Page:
Assume Responsibility for your Role in the Conflict. Acknowledging your part of the problem as this goes a long way in helping the other party accept challenging messages without necessarily being provoked.
Focus on what you can control. Controlling tendencies can create a sense of stability. However, trying to control everything (especially that which is not yours to control) is not only impossible and overwhelming, but it can cause a lot of friction between you and others. It is more helpful to instead get clear on what you can control, and letting go of what you cannot. You have control over:
- The thoughts you think
- The beliefs you hold
- The words you say
- The conversations you have
- The actions you take
- The energy and attitude you bring to each situation
- The way you respond to things out of your control
Choose your words carefully. Phrases that indicate a willingness to listen and understand the opinion of the other party will foster a healthy conversation instead of hostile or emotionally charged. Rather than saying, ‘I disagree,’ use, ‘I have a different perspective.’ Try to avoid responding with a contradictory statement. For example, instead of saying “I understand how you feel but…” which disconnects the conversation, say instead, ‘I understand how you feel and I have a different perspective,’ to respectfully continue. Try to use words to let them know I understand, like, “I hear you” or “Tell me more and help me understand where you are coming from.”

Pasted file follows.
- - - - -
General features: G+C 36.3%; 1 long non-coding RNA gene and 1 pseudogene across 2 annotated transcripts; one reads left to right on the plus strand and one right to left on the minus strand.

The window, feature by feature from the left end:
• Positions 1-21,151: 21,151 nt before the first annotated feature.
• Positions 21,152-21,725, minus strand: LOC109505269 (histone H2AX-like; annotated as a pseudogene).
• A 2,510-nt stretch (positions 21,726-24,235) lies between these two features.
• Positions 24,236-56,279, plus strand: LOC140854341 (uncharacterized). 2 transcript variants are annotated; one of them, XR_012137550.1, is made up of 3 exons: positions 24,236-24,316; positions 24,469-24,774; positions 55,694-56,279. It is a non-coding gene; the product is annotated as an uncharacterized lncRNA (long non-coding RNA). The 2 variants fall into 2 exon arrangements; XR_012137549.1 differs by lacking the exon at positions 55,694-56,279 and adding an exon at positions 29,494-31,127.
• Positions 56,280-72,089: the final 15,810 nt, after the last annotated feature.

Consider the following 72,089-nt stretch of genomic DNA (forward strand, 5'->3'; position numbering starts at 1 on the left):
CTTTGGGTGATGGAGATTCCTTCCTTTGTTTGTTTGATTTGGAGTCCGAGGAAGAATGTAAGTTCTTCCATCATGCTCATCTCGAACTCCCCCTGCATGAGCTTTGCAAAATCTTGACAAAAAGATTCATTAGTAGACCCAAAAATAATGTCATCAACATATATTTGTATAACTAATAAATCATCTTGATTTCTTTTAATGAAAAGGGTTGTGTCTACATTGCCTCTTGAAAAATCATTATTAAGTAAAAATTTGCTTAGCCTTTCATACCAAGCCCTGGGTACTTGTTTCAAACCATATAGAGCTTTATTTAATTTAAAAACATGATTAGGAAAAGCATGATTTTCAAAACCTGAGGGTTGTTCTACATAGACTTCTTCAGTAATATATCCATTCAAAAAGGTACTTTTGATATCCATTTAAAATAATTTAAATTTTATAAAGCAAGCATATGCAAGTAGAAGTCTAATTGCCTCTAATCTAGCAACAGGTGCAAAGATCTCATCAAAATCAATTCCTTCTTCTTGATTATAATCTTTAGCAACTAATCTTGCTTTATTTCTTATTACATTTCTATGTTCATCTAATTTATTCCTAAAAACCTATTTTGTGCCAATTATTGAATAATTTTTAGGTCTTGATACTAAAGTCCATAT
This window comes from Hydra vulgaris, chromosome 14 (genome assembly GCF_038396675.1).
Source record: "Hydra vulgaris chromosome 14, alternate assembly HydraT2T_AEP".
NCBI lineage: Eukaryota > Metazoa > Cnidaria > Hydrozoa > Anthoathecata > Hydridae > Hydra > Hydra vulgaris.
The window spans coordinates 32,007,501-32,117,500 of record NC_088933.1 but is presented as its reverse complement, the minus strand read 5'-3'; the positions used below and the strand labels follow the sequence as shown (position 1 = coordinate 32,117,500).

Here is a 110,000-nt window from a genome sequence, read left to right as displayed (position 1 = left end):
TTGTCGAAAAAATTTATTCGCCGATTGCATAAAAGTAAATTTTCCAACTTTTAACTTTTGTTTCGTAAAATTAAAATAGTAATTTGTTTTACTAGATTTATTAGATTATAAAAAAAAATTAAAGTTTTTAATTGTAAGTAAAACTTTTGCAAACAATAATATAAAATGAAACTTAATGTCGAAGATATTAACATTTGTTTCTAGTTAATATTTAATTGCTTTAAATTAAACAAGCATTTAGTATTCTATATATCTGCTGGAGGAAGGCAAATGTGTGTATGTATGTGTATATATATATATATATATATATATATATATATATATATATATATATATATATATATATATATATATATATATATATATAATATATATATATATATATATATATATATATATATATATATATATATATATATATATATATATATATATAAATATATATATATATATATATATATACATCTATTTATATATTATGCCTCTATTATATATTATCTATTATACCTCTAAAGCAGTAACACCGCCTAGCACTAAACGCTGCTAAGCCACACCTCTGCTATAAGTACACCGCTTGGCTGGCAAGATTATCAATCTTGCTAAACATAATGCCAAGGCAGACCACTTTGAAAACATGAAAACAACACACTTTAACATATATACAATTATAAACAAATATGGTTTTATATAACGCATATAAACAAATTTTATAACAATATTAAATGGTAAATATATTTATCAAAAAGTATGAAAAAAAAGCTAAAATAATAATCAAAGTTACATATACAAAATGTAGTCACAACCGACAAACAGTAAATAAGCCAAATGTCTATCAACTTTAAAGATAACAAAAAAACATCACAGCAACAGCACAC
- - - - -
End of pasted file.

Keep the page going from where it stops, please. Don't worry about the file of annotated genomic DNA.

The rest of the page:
Practice active listening. Try to actively listening to the other person’s perspective and express curiosity in a non-judgmental manner, summarizing their response and showing respect for their opinion. Active listening is critical, as it demands the listener pay attention to both the emotions and content tied to the conversation, particularly in a time where any conversation has the potential to become highly emotional.
Take a break. When a conversation gets particularly heated, the best thing to do is take a deep breath. This pause can give both parties a chance to understand what has just been shared and prevents you both from saying something you might later regret.
Practice self-awareness. Knowing how you react in a stressful situation can help you master stressful situations. By knowing your areas of weakness, you can anticipate your vulnerability and improve on the responses. You might even practice difficult conversations in advance to fine-tune your phrasing and tone. And the best way to keep from being thrown off balance by difficult conversations that crop up unexpectedly is to develop a few phrases that you can pull out on the spot. Prepared conversational tactics can help you avoid situations that trigger you to behave badly.